The first big scoop provided to reporters at the Great Hall of the People this morning in China was courtesy of the stage managers.
Under orders from somebody clearly in the know, they had placed seven numbers on the stage -- where the new members of the Politburo Standing Committee, China’s top decision-making body, were expected to stand after being trotted out for the news media. That cleared up a lot: For months, rumors had run rampant that the nine-member body would be reduced by two.
Much of the suspense surrounding the announcement of the new leadership was lost five years ago. In 2007, Xi Jinping -- the newly named general secretary -- became a member of the Politburo (along with his future No. 2, Li Keqiang). The son of a revolutionary leader, and a diligent, ambitious bureaucrat who’d worked his way up from modest village posts to running some of China’s most economically dynamic provinces, Xi was the perfect compromise candidate to be at the helm of a badly divided Communist Party leadership.
Still, that left five -- or perhaps seven -- places that became subject to years of speculation and shortlists that were steadily whittled down by guesses both educated and not. How does a shortlisted bureaucrat land on the committee? In the absence of any reporting from inside the Chinese leadership compounds where the decisions are presumably made, the best that can be said is: infighting, negotiation and, eventually, consensus.
For all the opacity in the leadership transition process, there have been some hints as to who took part in the negotiating. Over the last few months, the frequent appearances of former President Jiang Zemin -- officially retired in 2002 and subject to death rumors as recently as July 2011 -- suggested to many that the old man remained both powerful and determined to push China away from the legacy of his successor, Hu Jintao, and back toward the high-growth optimism of his own 13-year reign.
What was so terrible about Hu in the eyes of Jiang and his allies? Like everything related to the current leadership change, this is a matter of speculation. During Hu’s reign -- as compared with Jiang’s -- the role of the state in China’s economy expanded significantly, leading many to believe that a rejuvenated state-owned sector was one cause of China’s economic slowdown over the last year. Growing social unrest, driven at least in part by a widening income gap, is also laid at the feet of Hu and his allies. Finally, there are the demands and presumed rights of China’s princelings -- the powerful and wealthy children and grandchildren of China’s revolutionary elite. Hu, of modest background, was not a princeling; Xi and many of the shortlisted candidates for the new Politburo Standing Committee are. Jiang, meanwhile, was a colleague and friend to many of the princelings’ parents, and is often viewed as a strong patron of their careers and interests -- a position that has placed him in conflict with Hu.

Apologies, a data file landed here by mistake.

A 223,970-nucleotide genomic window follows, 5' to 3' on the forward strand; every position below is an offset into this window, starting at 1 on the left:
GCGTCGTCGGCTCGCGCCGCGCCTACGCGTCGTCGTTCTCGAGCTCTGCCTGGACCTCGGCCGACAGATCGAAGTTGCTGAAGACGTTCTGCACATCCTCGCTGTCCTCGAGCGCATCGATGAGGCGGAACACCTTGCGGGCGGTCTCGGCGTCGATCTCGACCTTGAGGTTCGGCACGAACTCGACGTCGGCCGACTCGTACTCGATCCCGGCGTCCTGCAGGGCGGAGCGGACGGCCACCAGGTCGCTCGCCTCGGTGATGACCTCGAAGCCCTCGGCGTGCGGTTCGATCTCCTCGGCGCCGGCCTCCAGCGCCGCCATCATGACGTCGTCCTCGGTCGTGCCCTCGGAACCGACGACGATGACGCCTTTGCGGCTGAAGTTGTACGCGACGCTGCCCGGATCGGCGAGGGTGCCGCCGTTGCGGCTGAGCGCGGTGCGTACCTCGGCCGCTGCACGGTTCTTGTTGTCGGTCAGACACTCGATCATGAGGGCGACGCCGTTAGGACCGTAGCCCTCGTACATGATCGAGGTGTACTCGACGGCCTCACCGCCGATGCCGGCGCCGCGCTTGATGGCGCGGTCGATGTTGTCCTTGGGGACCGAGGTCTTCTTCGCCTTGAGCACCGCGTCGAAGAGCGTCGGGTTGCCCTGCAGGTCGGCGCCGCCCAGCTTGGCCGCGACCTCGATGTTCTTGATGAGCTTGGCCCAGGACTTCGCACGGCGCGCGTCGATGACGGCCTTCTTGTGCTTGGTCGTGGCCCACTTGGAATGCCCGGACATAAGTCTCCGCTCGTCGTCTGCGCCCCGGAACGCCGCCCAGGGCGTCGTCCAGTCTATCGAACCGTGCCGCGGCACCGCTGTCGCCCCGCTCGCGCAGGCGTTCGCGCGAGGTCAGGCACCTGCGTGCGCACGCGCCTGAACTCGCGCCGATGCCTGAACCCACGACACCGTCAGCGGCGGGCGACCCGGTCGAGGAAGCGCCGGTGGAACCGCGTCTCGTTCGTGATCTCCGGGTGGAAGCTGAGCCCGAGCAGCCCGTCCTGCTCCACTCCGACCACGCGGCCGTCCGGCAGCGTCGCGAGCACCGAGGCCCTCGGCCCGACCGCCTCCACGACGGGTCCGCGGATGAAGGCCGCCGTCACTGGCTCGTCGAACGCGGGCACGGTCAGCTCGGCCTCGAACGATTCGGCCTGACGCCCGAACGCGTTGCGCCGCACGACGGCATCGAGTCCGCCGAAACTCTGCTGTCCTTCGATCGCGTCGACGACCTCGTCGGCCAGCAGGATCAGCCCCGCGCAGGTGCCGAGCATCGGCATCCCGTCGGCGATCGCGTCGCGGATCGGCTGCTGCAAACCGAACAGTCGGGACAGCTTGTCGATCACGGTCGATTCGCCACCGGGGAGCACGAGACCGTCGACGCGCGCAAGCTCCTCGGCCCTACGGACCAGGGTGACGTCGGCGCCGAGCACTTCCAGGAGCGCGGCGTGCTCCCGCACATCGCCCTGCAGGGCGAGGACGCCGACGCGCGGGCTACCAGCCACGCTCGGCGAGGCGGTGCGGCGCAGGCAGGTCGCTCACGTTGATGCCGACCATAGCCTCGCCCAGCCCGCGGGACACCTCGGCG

Memoirs may one day reveal how and why the final committee was chosen. For now, it can reasonably be assumed that some tumult was involved. Yesterday, at the final session of the weeklong People’s Congress that led up to this morning’s announcement, Hu and the other, usually unflappable members of the outgoing Politburo Standing Committee looked pale, exhausted and ready to retire, with some slumped in their seats, mouths partly agape. This year of infighting, highlighted by the fall of Bo Xilai, a princeling widely believed to have once been shortlisted for the Politburo, is probably only the start.
The new, presumably energized Politburo Standing Committee was scheduled to appear in the numbered slots at 11 a.m. Roughly 50 minutes past the hour, late enough to have been a matter of comment on China’s social networks, they walked out in a single-file, evenly spaced line that looked as if it’d been arranged by a hall monitor. There were no surprises -- the shortlist had grown very short in recent weeks -- and there was little interesting, visually, about what amounted to showing the Chinese people what was behind Curtain 1 -- and only Curtain 1.
Still, many of the Chinese reporters and other attendees applauded and, incongruously, several of the new Politburo members (not Xi or Li) clapped back. And why not celebrate? For all of the mystery surrounding this transition, it is -- for now -- only the second peaceful leadership transition in the history of modern China. That it is, presumably, over is surely a relief to everyone who fought over it.
Alas, so long as the recipe for pulling off a peaceful transition remains tantamount to a state secret, nobody outside China’s circle of power has reason to believe it can be repeated. For the sake of China’s and the global community’s stability, here’s to hoping the new Politburo, born in the dark, is willing to turn on a few lights.
(Adam Minter is the Shanghai correspondent for the World View blog and a contributor to the Ticker.)
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